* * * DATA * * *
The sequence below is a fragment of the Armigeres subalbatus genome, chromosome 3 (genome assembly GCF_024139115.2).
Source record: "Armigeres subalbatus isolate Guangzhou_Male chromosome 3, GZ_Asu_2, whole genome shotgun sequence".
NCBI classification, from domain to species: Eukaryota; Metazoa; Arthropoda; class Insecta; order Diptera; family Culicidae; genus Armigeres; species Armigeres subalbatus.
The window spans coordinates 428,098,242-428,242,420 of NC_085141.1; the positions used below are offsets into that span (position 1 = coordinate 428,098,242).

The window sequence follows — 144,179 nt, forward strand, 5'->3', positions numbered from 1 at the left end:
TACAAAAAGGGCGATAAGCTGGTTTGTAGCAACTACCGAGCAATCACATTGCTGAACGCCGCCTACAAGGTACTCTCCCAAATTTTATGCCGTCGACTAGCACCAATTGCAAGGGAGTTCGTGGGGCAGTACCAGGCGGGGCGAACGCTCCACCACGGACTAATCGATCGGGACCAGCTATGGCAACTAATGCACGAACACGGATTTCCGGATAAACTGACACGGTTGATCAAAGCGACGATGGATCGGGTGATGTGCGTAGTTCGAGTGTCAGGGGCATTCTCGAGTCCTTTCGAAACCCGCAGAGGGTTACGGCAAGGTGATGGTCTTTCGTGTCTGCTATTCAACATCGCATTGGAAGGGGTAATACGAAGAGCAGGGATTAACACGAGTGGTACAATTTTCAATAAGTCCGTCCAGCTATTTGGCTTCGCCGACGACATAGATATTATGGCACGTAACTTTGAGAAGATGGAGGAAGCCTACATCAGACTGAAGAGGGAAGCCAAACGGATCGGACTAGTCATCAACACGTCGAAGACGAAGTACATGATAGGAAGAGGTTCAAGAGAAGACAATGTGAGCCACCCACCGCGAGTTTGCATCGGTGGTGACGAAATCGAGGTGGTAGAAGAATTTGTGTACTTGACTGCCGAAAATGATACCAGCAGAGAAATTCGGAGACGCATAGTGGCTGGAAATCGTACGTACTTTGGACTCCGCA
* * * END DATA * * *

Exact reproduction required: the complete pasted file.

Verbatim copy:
The sequence below is a fragment of the Armigeres subalbatus genome, chromosome 3 (genome assembly GCF_024139115.2).
Source record: "Armigeres subalbatus isolate Guangzhou_Male chromosome 3, GZ_Asu_2, whole genome shotgun sequence".
NCBI classification, from domain to species: Eukaryota; Metazoa; Arthropoda; class Insecta; order Diptera; family Culicidae; genus Armigeres; species Armigeres subalbatus.
The window spans coordinates 428,098,242-428,242,420 of NC_085141.1; the positions used below are offsets into that span (position 1 = coordinate 428,098,242).

The window sequence follows — 144,179 nt, forward strand, 5'->3', positions numbered from 1 at the left end:
TACAAAAAGGGCGATAAGCTGGTTTGTAGCAACTACCGAGCAATCACATTGCTGAACGCCGCCTACAAGGTACTCTCCCAAATTTTATGCCGTCGACTAGCACCAATTGCAAGGGAGTTCGTGGGGCAGTACCAGGCGGGGCGAACGCTCCACCACGGACTAATCGATCGGGACCAGCTATGGCAACTAATGCACGAACACGGATTTCCGGATAAACTGACACGGTTGATCAAAGCGACGATGGATCGGGTGATGTGCGTAGTTCGAGTGTCAGGGGCATTCTCGAGTCCTTTCGAAACCCGCAGAGGGTTACGGCAAGGTGATGGTCTTTCGTGTCTGCTATTCAACATCGCATTGGAAGGGGTAATACGAAGAGCAGGGATTAACACGAGTGGTACAATTTTCAATAAGTCCGTCCAGCTATTTGGCTTCGCCGACGACATAGATATTATGGCACGTAACTTTGAGAAGATGGAGGAAGCCTACATCAGACTGAAGAGGGAAGCCAAACGGATCGGACTAGTCATCAACACGTCGAAGACGAAGTACATGATAGGAAGAGGTTCAAGAGAAGACAATGTGAGCCACCCACCGCGAGTTTGCATCGGTGGTGACGAAATCGAGGTGGTAGAAGAATTTGTGTACTTGACTGCCGAAAATGATACCAGCAGAGAAATTCGGAGACGCATAGTGGCTGGAAATCGTACGTACTTTGGACTCCGCA